What parents need to know about drawing up a will to ensure that their children are well looked after…

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As a young parent, you’re busy handling dirty diapers, making sure mouths are fed, and ensuring your household runs smoothly. So, the last thing you’ want to think about is death.

But there’s good reason to look into what happens after you’re gone. What happens to your assets, and who will care for your children if you do pass on suddenly?

“If there is no will, then the laws of intestacy in Singapore will apply ― these rules are very rigid,” notes Ang Kim Lan, managing director of Goodwins Law Corporation.

Under these laws, or the Intestate Succession Act, the distribution of the deceased person’s estate has to follow certain rules. If the deceased:

· Leaves behind a surviving spouse but no children and no surviving parents The gets the entire estate.

· Leaves behind a surviving spouse and children ― the spouse is entitled to half the estate. The remaining half is to be equally divided among the children.

· Leaves behind children but no surviving spouse or parents ― the children will be entitled to the estate in equal portions.

· Leaves behind a surviving spouse and surviving parents, but no children ― the spouse will be entitled to half the estate, and the parents to the other half.

However, the rigid system can frustrate the deceased’s loved ones. So, a will can prevent family disputes from arising, which is what happens when no wills are made out.

Writing a will can also help remove any complications in administration, and reduce potential financial costs.


As a parent you want to ensure that your children will be taken care of should you pass on before they do.


“For instance, young children, under intestacy, may inherit part of a property, but because they are below 21 years old, any transaction involving the property will need a court order,” Ang explains. “This will be time-consuming and costly. If you have a will, you can decide who should inherit the property, and/or in what proportion.”

You will also be able to decide on who the executor is ― the person who will carry out the wishes in your will.

Parents should also appoint a trustee to manage your assets, until your child is an adult.

More crucial, in most parents’ eyes, is the issue of guardianship. As a parent you want to ensure that your children will be taken care of should you pass on before they do.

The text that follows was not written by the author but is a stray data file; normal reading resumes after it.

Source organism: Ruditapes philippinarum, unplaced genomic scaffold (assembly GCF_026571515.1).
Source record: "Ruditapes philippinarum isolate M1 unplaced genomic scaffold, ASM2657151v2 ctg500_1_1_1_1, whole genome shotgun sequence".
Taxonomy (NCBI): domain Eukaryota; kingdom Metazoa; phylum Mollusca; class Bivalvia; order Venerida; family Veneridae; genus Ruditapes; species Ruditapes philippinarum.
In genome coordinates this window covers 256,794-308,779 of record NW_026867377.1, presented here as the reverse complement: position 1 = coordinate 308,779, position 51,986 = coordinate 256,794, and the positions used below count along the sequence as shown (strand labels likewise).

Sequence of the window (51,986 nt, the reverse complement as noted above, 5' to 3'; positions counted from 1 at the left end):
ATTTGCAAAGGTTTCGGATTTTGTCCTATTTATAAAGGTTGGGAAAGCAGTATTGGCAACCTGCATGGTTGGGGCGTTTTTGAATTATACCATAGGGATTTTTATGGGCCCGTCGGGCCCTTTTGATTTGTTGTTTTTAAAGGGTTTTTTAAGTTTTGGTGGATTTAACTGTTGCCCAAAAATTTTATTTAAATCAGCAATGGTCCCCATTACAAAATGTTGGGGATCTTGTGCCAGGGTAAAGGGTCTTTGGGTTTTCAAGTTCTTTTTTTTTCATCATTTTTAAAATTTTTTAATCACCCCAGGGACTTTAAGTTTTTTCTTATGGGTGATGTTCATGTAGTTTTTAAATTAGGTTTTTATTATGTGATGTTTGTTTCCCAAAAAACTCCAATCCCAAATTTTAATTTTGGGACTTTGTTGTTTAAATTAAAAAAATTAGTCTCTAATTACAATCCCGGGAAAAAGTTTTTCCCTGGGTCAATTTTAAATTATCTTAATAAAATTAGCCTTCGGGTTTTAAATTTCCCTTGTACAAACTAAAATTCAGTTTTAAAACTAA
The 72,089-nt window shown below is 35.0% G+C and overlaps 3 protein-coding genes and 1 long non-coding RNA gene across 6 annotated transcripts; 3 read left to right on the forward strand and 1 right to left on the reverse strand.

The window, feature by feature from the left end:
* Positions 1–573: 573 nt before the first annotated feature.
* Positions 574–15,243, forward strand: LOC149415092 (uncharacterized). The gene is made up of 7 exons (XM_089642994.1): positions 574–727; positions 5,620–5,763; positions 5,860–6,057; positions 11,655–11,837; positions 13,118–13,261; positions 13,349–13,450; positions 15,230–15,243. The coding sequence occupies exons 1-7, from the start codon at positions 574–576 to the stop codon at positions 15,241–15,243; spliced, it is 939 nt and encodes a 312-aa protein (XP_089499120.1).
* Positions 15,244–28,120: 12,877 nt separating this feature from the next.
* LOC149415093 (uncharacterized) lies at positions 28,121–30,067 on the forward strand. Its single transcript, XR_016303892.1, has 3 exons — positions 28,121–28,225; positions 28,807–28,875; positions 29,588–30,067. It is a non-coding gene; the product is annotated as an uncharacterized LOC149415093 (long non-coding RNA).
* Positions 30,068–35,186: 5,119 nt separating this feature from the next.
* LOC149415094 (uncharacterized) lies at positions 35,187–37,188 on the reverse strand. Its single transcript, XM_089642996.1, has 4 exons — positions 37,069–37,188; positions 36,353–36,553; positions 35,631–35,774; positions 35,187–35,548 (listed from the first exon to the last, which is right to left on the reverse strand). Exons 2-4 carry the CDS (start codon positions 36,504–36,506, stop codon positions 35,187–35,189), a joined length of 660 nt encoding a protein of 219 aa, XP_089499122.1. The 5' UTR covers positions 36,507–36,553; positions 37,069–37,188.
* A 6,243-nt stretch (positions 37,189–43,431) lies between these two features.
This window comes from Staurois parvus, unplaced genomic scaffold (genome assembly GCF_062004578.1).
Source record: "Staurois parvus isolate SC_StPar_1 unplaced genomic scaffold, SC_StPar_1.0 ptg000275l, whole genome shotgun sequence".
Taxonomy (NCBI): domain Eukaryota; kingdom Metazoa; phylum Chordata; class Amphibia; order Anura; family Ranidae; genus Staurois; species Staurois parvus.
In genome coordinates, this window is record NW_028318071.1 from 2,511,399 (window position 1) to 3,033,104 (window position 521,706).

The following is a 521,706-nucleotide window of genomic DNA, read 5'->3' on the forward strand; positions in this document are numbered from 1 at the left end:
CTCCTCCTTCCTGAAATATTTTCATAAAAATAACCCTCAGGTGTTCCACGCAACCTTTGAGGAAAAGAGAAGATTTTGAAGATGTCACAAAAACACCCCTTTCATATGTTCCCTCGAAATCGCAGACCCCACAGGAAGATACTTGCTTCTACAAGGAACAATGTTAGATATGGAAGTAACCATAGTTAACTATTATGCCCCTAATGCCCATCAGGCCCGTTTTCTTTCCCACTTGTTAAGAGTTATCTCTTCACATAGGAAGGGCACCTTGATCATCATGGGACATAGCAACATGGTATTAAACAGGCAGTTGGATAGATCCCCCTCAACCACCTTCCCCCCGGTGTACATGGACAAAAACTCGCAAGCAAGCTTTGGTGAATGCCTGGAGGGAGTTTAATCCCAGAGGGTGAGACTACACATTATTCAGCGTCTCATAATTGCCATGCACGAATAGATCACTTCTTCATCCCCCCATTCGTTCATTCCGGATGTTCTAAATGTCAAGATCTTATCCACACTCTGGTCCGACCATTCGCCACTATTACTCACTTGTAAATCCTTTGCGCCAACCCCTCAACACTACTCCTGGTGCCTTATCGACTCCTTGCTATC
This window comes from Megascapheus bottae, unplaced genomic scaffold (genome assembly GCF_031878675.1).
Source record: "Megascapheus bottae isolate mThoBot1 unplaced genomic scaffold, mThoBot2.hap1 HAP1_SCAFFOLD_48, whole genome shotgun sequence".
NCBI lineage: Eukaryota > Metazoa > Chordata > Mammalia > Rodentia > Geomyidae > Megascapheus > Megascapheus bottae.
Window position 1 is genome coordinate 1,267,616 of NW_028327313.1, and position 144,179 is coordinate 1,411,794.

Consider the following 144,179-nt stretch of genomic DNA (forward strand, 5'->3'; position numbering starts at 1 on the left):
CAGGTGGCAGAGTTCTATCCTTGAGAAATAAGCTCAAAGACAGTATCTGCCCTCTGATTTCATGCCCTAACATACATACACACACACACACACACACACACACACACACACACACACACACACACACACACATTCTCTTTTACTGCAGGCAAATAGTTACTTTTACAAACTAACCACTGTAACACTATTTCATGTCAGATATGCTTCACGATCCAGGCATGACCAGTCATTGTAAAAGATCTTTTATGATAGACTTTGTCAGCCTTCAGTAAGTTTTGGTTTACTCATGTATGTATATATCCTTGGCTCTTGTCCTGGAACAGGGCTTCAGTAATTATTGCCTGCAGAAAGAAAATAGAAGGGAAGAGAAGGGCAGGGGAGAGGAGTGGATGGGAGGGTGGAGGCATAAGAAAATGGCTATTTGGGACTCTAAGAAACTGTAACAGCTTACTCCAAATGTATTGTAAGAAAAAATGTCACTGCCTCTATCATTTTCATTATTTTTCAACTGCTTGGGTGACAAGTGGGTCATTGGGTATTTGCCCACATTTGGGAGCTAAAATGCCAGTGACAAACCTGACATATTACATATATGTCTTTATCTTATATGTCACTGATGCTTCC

With a will, you get to choose who should be your young children’s guardian. “You should choose someone who shares the same values, or even the same religion. You do not want your savings wiped out quickly by someone who is bad with money, leaving your children penniless,” says Ang.


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How do you make a will in Singapore?

The first thing you’ll need to do is to list down all your assets and liabilities. Your assets should include any sums of money, as well as certain items of sentiment, such as antiques and paintings, family heirlooms and luxury watches. For your liabilities, you may want to detail instructions on the order of how to pay them off.

Decide who your beneficiaries will be. This may include your spouse, your children and your parents. Decide how you would like your assets to be distributed among them. If you have children under the age of 21 as your beneficiaries, you’ll need to have at least two executors.

Also, decide who should get the “residuary estate” ― the bulk of the estate that may include properties you own. But note that joint tenancy properties cannot be included. These will be passed to the surviving owner of the property after one’s passing.

If you have children, decide who should be their guardian. Some people also indicate the choice of funeral arrangements in their will, whether they want to be cremated, or buried, Ang adds.


“An issue normally faced by young families is when the whole family perishes in a common disaster, like an airplane crash or a tsunami.”

There are certain circumstances that you may want to consider, too. “An issue normally faced by young families is when the whole family perishes in a common disaster, like an airplane crash or a tsunami,” says Ang.

In this case, it then becomes important and contentious whether the estate goes to the man’s family, or wife’s family, and this should be carefully considered when drawing up the will.


Updating a will

Most people review their wills every three to five years, Ang says. And it should be updated every time there is a life-changing event, such as the birth of a child, or a divorce.

It’s also important to note that marriage renders a past will invalid. Under the Wills Act of Singapore, the newly married spouse is entitled to a share of his or her spouse’s estate in the event of death.

While divorce does not revoke an earlier will, remarriage does.


Authenticating the will

To verify the contents, two people need to witness you signing the document at the same time. You can’t ask your spouse nor your beneficiaries to act as witnessed.

You can draw up a DIY document, Ang says, but you might want to consult a lawyer who can prepare a legally-binding version. This usually costs $350 and up.

You can lodge your will’s details with the Will’s Registry for $50. This is not compulsory as the registry does not keep the actual will ― instead, it has information that can help a person or his family locate his will.

Photos: iStock

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